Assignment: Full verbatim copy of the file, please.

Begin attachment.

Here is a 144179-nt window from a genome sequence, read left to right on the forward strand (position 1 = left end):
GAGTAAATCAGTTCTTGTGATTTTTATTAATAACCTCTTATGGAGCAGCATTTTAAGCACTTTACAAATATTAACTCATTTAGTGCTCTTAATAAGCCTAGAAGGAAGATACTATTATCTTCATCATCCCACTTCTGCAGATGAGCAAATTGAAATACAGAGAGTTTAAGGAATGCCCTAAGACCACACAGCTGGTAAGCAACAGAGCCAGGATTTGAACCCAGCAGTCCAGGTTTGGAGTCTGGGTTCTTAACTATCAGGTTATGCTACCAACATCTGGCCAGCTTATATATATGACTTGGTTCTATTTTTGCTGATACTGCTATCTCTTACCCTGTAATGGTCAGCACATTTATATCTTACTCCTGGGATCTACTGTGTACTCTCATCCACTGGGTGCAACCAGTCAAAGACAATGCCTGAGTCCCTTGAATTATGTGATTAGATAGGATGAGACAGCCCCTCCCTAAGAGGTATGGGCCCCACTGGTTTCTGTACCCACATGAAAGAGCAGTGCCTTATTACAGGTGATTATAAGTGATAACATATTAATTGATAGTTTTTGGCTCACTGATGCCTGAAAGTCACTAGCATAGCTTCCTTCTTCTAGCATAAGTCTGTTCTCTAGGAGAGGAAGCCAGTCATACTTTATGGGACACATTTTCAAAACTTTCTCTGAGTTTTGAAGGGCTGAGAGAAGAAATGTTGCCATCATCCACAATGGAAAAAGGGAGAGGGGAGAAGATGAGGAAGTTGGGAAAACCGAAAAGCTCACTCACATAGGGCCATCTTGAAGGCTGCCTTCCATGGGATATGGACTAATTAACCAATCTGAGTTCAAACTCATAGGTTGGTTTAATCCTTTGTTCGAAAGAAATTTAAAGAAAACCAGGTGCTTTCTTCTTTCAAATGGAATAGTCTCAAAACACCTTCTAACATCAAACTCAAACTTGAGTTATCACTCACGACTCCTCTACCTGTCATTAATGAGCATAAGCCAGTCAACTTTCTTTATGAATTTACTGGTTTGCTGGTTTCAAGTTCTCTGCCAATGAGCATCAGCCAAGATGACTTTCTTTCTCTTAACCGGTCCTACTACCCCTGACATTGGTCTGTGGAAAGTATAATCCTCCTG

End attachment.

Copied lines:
Here is a 144179-nt window from a genome sequence, read left to right on the forward strand (position 1 = left end):
GAGTAAATCAGTTCTTGTGATTTTTATTAATAACCTCTTATGGAGCAGCATTTTAAGCACTTTACAAATATTAACTCATTTAGTGCTCTTAATAAGCCTAGAAGGAAGATACTATTATCTTCATCATCCCACTTCTGCAGATGAGCAAATTGAAATACAGAGAGTTTAAGGAATGCCCTAAGACCACACAGCTGGTAAGCAACAGAGCCAGGATTTGAACCCAGCAGTCCAGGTTTGGAGTCTGGGTTCTTAACTATCAGGTTATGCTACCAACATCTGGCCAGCTTATATATATGACTTGGTTCTATTTTTGCTGATACTGCTATCTCTTACCCTGTAATGGTCAGCACATTTATATCTTACTCCTGGGATCTACTGTGTACTCTCATCCACTGGGTGCAACCAGTCAAAGACAATGCCTGAGTCCCTTGAATTATGTGATTAGATAGGATGAGACAGCCCCTCCCTAAGAGGTATGGGCCCCACTGGTTTCTGTACCCACATGAAAGAGCAGTGCCTTATTACAGGTGATTATAAGTGATAACATATTAATTGATAGTTTTTGGCTCACTGATGCCTGAAAGTCACTAGCATAGCTTCCTTCTTCTAGCATAAGTCTGTTCTCTAGGAGAGGAAGCCAGTCATACTTTATGGGACACATTTTCAAAACTTTCTCTGAGTTTTGAAGGGCTGAGAGAAGAAATGTTGCCATCATCCACAATGGAAAAAGGGAGAGGGGAGAAGATGAGGAAGTTGGGAAAACCGAAAAGCTCACTCACATAGGGCCATCTTGAAGGCTGCCTTCCATGGGATATGGACTAATTAACCAATCTGAGTTCAAACTCATAGGTTGGTTTAATCCTTTGTTCGAAAGAAATTTAAAGAAAACCAGGTGCTTTCTTCTTTCAAATGGAATAGTCTCAAAACACCTTCTAACATCAAACTCAAACTTGAGTTATCACTCACGACTCCTCTACCTGTCATTAATGAGCATAAGCCAGTCAACTTTCTTTATGAATTTACTGGTTTGCTGGTTTCAAGTTCTCTGCCAATGAGCATCAGCCAAGATGACTTTCTTTCTCTTAACCGGTCCTACTACCCCTGACATTGGTCTGTGGAAAGTATAATCCTCCTG